Kathy: If you could have a dinner party and invite 4 authors, living or dead, in any genre, who would you invite?
FM: Margaret Atwood, Ian McEwan, Fyodor Dostoyevsky, Alice Munro -- 2 males, 2 females, different generations to see point-of-view - how similar or dissimilar.
Kathy: What are you currently reading?
FM: Gentleman in Moscow by Amor Towles, Dear Life by Alice Munro, Pilgrim at Tinker Creek by Anne Dillard, Bridge of Sighs by Richard Russo
Kathy: Will you share any of your hobbies or interests with us?
FM: Tennis, theater, cooking.
Kathy: Name 4 items you always have in your fridge or pantry.
FM: lots of spices in pantry, meals I cooked that I freeze like veal shank (my beau loves), veggie chili, and bread pudding.
Kathy: Do you have plans for future books either in your current series or a new series?
FM: current series have plots more or less worked out of 2 new ones.
Kathy: What's your favorite thing about being an author
FM: I can control my world to some extent - although sometimes the worlds control me. But when I'm creating I can make amends, forgive, say what's really on my mind, and have a good kind of closure in relationships, something not always easy in real life.
The Cha-Cha Babes of Pelican Way by Frances Metzman
About the Book
Wild River Consulting & Publishing, LLC (June 21, 2018)
Paperback: 506 pages
Would you move a dead body for the sake of your best friend?
Ask cha-cha babe Celia Ewing, a sixty-five-year-old widow who has just settled into Boca Pelicano Palms, the Florida retirement community of her dreams. When Celia’s best friend Marcy calls her and their friend Deb for help in the middle of the night, they find a naked Marcy trapped under the body of her beau, the community’s board president, Melvin. And he’s dead. The three friends secretly move Melvin back to his apartment setting off a chain of events that will threaten to tear their community apart and send them to jail. Melvin is one of a number of residents who are dying under suspicious circumstances; and soon Celia becomes an amateur sleuth in an attempt to identify what she suspects is a serial murderer.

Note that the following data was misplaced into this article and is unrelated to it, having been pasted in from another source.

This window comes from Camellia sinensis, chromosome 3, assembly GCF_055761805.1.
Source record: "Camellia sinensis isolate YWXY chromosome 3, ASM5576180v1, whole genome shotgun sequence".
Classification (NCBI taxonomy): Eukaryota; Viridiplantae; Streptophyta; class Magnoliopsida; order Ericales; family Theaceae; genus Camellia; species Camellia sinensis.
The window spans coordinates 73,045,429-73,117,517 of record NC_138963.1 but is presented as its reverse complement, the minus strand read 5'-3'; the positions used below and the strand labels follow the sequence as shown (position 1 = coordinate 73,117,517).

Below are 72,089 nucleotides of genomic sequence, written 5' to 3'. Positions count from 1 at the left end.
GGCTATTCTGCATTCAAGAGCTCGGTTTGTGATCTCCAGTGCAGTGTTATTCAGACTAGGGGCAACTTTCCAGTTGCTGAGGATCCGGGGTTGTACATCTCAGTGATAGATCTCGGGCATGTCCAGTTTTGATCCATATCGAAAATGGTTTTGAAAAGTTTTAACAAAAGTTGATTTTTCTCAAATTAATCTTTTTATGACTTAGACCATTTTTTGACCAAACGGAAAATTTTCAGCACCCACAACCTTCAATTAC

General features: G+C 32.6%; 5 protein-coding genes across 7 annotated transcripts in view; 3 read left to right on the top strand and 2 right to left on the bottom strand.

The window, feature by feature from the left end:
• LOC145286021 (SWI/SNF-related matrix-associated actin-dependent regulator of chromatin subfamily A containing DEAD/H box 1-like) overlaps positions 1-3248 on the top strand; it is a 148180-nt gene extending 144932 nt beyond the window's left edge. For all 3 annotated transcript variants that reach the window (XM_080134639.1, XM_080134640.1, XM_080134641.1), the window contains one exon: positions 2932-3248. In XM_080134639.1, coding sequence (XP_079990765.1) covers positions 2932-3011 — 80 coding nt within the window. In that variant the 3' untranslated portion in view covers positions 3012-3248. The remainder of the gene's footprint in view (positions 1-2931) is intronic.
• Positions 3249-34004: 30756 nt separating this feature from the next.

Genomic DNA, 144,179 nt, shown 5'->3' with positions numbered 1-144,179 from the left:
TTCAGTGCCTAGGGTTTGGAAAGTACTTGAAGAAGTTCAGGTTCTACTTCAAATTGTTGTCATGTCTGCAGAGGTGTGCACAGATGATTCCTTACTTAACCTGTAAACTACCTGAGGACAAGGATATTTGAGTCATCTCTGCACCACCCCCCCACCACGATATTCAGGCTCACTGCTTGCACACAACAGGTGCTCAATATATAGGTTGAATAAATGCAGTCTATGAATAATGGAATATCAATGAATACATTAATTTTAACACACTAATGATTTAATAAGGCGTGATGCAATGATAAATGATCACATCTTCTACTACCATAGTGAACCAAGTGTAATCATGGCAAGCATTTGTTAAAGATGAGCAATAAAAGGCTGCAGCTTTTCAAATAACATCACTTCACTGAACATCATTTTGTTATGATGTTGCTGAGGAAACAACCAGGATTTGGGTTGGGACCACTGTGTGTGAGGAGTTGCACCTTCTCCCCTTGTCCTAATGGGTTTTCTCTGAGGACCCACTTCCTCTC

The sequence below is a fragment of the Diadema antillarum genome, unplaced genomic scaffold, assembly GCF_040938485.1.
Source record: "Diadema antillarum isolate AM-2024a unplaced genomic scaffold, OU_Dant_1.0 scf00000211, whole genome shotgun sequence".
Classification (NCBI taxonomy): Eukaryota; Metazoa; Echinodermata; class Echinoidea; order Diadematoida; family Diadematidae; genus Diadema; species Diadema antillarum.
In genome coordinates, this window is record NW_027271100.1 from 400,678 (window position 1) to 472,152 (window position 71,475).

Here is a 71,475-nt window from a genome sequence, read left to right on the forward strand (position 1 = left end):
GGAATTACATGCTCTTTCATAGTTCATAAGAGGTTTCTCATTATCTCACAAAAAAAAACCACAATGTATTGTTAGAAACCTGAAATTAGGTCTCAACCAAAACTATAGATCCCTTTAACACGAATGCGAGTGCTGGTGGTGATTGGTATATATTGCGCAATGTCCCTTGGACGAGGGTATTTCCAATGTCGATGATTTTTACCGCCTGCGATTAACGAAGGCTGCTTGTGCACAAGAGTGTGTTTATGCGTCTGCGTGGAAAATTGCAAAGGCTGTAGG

Filled with humorous, witty observations about retirement communities, the realities of getting older, and the promise of new love, the Cha-Cha Babes of Pelican Way celebrates the deep bonds of female friendships, the desire for companionship at any age, and shows us that it’s never too late to learn how to cha-cha through life.
About the Author
Frances Metzman, a graduate of Moore College of Art and a Masters degree from the University of Pennsylvania, co-authored a novel, Ugly Cookies, by Pella Press. Her short story collection, The Hungry Heart: Stories, was published by Wilderness House Press, February 1, 2012. In 2009 she won a nomination for a Dzanc Books award, “Best of the Web.” In addition to publishing numerous (25) short stories in various literary journals, she has a novel published by Wild River Books, 2018, The Cha-Cha Babes of Pelican Way. Her teaching credits include Adjunct professor at Rosemont College to graduate school, Temple University at OLLI (creative writing and memoir). Other writing workshops, memoir/creative writing, have been given at universities and colleges such as Bryn Mawr, Penn State, Delaware, University of Pennsylvania, Widener, etc. As fiction editor for a literary journal, Schuylkill Valley Journal, she selects and edits the submissions. Many articles, essays, and stories she writes deal with aspects of society that influences relationships for all ages, including the mature set (sometimes tongue in cheek). Many articles are dedicated to improving attitudes toward the mature folks and address myths about “age appropriate” thinking.
Twitter - https://twitter.com/FranWrites